Mikel Amigot | IBL News
Sebastian Thrun, Founder, and CEO at Udacity, is not shy when he claims, in a recent post, that his company will become the “University of Silicon Valley”. “Every student will now have technical mentors, expert reviewers, career coaches, and personalized learning plans on their side, in every Nanodegree program,” he writes before welcoming everyone “to the future of e-learning”.
Class Central criticizes Sebastian Thrun’s missteps with its restructuring plan, initiated in late 2018, with three rounds of layoffs of 40% of its employees, and offices around the world closed or downscaled. In addition, Vishal Makhijani stepped down as CEO and the Founder stepped in at the company he created in 2012. The startup, with over $90 million in revenue, now employs 300 full-time equivalent employees and about 60 contractors.
Sebastian Thrun, 52-years old and born in Solingen, Germany, is a tough entrepreneur, who completed his Ph.D. in computer science and statistics in 1995 at the University of Bonn. He taught computer science at Carnegie Mellon and Stanford University and worked at Google as VP, founding Google X and Google’s self-driving car team. He led the development of the robotic vehicle Stanley which won the 2015 DARPA Grand Challenge. Thurn is also the CEO of Kitty Hawk Corp, a flying-car startup. He is known for his work on probabilistic algorithms for robotics. At the age of 39, he was elected into the National Academy of Engineering in DC.
He describes himself as “a scientist, educator, inventor, and entrepreneur”. What Sebastian Thrun doesn’t highlight, however, is the fact that he is running a company with the iron rod of a Wall-Street CEO –which isn’t that cool in elitist Academia. Instead,
he claims that his “mission is to democratize education by providing lifelong learning to millions of students worldwide.”
A scientist whose company has achieved the status of a unicorn of $1 billion is certainly not an easy sell in higher education. Being a billionaire and a genius scientist only happens in a Hollywood play. And superheroes as Tony Stark in Iron Man, are fictitious.
What everyone we talked to agrees on is that Sebastian is a relentless innovator in online learning.
He is convinced that more support results in improved outcomes for students and helps them to find better jobs.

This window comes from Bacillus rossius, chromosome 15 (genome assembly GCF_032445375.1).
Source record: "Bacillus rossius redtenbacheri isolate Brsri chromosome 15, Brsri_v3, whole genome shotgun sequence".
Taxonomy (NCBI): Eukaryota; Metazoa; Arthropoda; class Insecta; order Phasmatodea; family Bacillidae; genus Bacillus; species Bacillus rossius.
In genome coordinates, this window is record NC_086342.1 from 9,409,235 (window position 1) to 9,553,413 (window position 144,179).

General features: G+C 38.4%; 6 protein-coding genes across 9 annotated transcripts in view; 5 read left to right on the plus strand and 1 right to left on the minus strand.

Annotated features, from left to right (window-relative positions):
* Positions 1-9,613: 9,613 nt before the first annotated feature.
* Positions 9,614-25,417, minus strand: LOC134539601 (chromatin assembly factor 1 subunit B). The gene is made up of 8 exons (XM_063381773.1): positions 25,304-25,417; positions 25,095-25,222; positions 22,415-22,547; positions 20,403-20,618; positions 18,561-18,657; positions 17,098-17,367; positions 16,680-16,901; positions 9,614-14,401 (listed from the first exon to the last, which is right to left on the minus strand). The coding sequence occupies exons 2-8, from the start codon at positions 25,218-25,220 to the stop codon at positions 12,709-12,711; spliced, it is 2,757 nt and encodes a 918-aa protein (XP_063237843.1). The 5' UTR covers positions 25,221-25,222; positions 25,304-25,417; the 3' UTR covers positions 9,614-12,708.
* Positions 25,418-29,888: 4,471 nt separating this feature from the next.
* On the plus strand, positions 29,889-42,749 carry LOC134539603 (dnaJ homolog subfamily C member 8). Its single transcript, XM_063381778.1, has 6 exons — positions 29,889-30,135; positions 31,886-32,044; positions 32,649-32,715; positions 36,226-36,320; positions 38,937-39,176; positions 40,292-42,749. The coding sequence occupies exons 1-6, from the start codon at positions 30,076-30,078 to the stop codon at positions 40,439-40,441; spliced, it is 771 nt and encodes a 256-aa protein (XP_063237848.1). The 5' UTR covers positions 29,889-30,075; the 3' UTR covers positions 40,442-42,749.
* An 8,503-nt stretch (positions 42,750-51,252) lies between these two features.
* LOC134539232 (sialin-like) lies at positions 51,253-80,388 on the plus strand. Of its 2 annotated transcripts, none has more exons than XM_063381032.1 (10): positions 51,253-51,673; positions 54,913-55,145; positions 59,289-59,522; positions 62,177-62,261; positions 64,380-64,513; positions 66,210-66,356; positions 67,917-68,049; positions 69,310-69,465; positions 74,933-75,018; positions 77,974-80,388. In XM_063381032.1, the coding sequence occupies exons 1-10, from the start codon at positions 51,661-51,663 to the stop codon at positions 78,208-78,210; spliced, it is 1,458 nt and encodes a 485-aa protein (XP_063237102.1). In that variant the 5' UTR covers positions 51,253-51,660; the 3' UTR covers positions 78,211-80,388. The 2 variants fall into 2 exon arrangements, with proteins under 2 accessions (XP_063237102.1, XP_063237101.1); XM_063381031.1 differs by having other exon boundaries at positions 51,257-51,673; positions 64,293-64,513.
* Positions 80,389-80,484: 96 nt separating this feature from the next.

“Only 4% of students ever complete a MOOC. At present, our Nanodegree programs have a 34% graduation rate, thanks to the tireless efforts of the hard-charging Udacity team. When paired with our new personalized mentorship programs in past experiments, cohorts have commonly exceeded 60% graduation rates.” (…) “For our Nanodegree Plus pilot, an independent accounting firm verified that among our career-seeking and job-ready graduates, 84% found a new, better job within six months of graduation. And for that 84 %, the salaries went up, by an average of $24,000 per person. So much that on average, those students recouped their entire Udacity tuition fee in just three weeks.” (…) “No other online learning platform provides this level of end-to-end personalized mentorship.”
Along with tutoring and mentoring, another signature area of innovation at Udacity is credentialing.
Sebastian Thrun states that Udacity’s Nanodegree program –with 75,000 graduates and 200 industry partners– is “the new fourth degree”, beyond “the three common university degrees — the Bachelor’s, Master’s, and PhD.”
“The Nanodegree program is well on its way to becoming a de-facto standard for hiring and corporate training in the tech industry. This is in no small part because partners like Google, Amazon, Facebook, AT&T, IBM, Mercedes, and so many others help us develop our curricula, and hire our graduates. If Udacity was an actual university, we would be “accredited by industry.” Who would know better what it takes to get a job at your dream company than our own corporate partners?”
Grand statements. It would be interesting to know what Stanford University, and other elite schools and platforms like Coursera and edX think about all of this.